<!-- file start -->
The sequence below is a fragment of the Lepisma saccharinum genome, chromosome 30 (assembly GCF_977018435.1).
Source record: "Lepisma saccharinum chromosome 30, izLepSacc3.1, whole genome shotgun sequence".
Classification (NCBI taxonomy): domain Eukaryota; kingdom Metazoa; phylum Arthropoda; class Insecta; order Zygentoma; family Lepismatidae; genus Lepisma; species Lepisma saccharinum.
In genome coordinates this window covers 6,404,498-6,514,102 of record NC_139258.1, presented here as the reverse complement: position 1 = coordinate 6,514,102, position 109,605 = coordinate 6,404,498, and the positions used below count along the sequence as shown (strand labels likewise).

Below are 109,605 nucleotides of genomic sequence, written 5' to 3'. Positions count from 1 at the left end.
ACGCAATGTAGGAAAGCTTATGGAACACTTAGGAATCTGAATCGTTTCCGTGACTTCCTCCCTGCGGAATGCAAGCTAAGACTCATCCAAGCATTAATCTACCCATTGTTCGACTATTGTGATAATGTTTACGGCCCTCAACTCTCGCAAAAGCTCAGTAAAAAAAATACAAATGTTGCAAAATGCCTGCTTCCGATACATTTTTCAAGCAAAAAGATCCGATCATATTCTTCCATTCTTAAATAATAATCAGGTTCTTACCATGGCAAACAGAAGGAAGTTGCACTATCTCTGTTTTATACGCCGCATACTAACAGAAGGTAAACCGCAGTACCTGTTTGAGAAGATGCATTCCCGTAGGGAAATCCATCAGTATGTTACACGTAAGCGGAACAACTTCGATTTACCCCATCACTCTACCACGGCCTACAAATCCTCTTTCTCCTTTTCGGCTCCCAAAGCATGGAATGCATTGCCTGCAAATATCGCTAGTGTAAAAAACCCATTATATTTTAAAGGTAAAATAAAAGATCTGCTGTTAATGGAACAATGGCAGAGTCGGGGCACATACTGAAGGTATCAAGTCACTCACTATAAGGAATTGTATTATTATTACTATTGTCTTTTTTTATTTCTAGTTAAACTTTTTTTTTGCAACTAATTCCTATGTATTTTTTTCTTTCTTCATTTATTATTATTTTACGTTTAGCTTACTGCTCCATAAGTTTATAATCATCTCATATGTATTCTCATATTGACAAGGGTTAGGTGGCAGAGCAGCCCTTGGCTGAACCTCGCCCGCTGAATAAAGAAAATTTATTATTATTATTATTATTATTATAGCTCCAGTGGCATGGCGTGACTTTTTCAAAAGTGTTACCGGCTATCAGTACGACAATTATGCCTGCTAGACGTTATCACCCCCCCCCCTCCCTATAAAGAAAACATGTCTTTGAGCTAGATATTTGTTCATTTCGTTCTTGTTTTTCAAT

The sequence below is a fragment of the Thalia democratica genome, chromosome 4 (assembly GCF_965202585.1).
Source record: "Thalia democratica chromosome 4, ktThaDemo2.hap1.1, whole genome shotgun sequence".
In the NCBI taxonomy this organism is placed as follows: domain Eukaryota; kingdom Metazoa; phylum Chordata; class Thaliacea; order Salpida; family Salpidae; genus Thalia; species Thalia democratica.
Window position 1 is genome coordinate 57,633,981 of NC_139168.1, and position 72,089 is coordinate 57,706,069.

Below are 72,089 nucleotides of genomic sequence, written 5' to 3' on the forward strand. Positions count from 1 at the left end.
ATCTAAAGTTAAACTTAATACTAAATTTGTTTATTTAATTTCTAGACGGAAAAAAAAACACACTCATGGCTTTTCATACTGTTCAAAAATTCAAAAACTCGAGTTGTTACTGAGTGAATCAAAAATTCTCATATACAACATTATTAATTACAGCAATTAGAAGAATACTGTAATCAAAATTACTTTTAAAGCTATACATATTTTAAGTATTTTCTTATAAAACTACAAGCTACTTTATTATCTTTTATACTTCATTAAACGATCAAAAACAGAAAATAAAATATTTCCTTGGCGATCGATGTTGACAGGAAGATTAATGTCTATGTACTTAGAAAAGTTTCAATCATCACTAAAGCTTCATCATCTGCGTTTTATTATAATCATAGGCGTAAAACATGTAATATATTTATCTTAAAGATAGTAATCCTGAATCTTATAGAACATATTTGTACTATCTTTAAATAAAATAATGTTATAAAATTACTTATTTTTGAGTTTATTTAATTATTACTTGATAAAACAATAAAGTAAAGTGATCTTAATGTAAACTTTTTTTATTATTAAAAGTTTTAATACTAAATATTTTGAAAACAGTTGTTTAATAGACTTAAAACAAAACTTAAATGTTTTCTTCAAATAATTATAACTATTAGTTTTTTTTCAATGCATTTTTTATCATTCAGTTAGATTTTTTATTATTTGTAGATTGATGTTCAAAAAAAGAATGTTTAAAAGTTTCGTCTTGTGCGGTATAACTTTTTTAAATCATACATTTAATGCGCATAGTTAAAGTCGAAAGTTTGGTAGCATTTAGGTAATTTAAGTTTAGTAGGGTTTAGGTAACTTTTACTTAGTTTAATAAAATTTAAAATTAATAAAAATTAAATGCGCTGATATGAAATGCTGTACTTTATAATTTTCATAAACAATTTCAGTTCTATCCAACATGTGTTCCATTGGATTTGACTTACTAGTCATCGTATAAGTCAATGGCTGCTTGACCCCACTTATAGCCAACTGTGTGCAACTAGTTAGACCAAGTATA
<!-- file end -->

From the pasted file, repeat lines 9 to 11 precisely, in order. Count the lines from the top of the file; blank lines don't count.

In the NCBI taxonomy this organism is placed as follows: domain Eukaryota; kingdom Metazoa; phylum Chordata; class Thaliacea; order Salpida; family Salpidae; genus Thalia; species Thalia democratica.
Window position 1 is genome coordinate 57,633,981 of NC_139168.1, and position 72,089 is coordinate 57,706,069.

Below are 72,089 nucleotides of genomic sequence, written 5' to 3' on the forward strand. Positions count from 1 at the left end.